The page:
NYC officer seen on video repeatedly punching man is indicted for misdemeanor assault
NEW YORK (AP) — A New York City police officer has been indicted on a misdemeanor assault charge after being seen on bystander video in 2021 repeatedly punching a man who appeared to be having a psychiatric crisis, leaving him unconscious with a broken nose, prosecutors announced Wednesday.
Officer Juan Perez is charged with third-degree assault in connection with the confrontation, Manhattan District Attorney Alvin Bragg's office said.
“Police officers are often put in challenging situations, but they must use their training appropriately and treat the residents of New York City with respect,” Bragg said in a statement.
Perez pleaded not guilty in court Wednesday. His lawyer, James Kilduff, said by phone that Perez denies the assault allegation.
The NYPD said Wednesday evening that Perez is suspended without pay. The city police union referred questions to Kilduff.
Court documents released Wednesday identified the man who was punched by Perez as Borim Husenaj.
Perez and his partner responded to a report of a man acting erratically in Manhattan’s Greenwich Village neighborhood on Nov. 10, 2021, according to court documents and witness statements. Perez took an alcohol bottle from Husenaj and began talking with him, authorities said.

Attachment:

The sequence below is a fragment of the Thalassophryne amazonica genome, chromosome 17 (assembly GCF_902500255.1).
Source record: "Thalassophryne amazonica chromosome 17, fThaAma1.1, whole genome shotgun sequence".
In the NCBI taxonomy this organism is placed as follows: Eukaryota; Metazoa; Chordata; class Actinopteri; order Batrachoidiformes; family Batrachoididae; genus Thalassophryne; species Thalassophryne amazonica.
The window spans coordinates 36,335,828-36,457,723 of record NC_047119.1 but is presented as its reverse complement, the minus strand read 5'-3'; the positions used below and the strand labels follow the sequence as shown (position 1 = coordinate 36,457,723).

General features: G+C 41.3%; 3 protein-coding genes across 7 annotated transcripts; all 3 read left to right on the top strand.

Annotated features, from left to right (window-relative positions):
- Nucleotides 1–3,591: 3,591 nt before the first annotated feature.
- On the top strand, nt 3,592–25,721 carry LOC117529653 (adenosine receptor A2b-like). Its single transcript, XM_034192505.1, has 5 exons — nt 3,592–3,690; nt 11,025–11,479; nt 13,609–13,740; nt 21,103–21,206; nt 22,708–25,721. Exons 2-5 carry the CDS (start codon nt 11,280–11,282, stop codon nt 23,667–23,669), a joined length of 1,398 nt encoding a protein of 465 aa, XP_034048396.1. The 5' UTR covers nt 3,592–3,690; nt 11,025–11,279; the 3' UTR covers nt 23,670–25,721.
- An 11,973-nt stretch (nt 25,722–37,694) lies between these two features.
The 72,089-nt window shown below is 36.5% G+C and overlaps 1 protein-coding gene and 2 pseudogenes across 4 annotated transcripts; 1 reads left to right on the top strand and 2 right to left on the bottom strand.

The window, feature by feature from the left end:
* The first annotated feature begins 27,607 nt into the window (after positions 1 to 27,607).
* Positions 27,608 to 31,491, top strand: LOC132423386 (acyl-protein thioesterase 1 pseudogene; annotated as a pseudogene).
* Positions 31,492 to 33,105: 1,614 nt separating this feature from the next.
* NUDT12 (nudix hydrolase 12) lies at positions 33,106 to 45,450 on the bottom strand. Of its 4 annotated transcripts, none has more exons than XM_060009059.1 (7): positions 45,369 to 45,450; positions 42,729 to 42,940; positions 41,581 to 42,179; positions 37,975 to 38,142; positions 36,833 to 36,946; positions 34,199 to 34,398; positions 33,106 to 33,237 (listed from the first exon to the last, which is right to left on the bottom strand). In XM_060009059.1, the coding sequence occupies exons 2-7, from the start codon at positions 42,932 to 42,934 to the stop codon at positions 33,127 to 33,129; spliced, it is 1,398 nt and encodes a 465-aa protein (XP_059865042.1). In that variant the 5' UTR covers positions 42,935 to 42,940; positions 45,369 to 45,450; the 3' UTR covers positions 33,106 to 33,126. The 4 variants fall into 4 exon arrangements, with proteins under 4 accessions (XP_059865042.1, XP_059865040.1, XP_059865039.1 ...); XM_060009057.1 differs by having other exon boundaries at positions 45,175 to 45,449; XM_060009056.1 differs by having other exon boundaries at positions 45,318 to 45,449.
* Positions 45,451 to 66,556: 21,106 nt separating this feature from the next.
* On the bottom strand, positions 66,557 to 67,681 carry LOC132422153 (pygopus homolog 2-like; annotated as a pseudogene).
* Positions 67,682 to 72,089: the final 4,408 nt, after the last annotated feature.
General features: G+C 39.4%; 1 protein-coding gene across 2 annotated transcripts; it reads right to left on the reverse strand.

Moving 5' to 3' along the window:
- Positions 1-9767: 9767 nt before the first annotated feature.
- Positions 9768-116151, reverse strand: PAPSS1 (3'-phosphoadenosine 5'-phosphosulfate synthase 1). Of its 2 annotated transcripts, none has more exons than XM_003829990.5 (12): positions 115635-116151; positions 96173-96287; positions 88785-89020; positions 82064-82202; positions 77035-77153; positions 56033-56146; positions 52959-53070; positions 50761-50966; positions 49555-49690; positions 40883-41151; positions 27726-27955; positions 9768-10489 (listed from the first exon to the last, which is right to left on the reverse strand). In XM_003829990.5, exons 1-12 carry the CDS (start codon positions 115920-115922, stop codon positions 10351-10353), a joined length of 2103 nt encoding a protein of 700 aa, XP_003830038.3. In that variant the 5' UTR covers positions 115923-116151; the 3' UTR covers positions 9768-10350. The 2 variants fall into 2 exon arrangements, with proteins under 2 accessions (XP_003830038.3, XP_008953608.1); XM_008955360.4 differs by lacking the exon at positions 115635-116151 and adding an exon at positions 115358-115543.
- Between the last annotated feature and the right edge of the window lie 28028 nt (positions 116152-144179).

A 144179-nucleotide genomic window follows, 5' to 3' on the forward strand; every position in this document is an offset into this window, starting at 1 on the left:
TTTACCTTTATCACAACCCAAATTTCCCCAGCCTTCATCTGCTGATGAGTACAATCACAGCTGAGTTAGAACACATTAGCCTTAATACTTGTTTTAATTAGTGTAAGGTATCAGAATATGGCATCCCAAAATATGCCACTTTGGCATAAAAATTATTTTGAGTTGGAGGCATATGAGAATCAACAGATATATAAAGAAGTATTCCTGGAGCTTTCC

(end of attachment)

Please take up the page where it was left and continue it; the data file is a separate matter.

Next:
In a rambling and disjointed narrative, Husenaj said he believed he was being subjected to “terrorist actions” because of his belief in God, evidence that he was having a psychiatric crisis, investigators said in court documents.
When Husenaj disobeyed orders to remain seated, Perez pushed Husenaj against a wall in an effort to handcuff him, but a struggle ensued when both fell to the ground, officials said. Perez's partner helped subdue Husenaj, authorities said.
“Perez then proceeded to rapidly punch the victim six times in the face, who was lying on the ground defenseless,” Bragg's statement said. “He was brought to the hospital, where he was diagnosed with a broken nose and significant swelling.”
A bystander recorded the incident with a cellphone.
City records show Perez, an officer since 2006, has had nine complaints against him, including allegations involving physical force, but none were substantiated. Records also show he was disciplined for a 2014 off-duty threatening incident.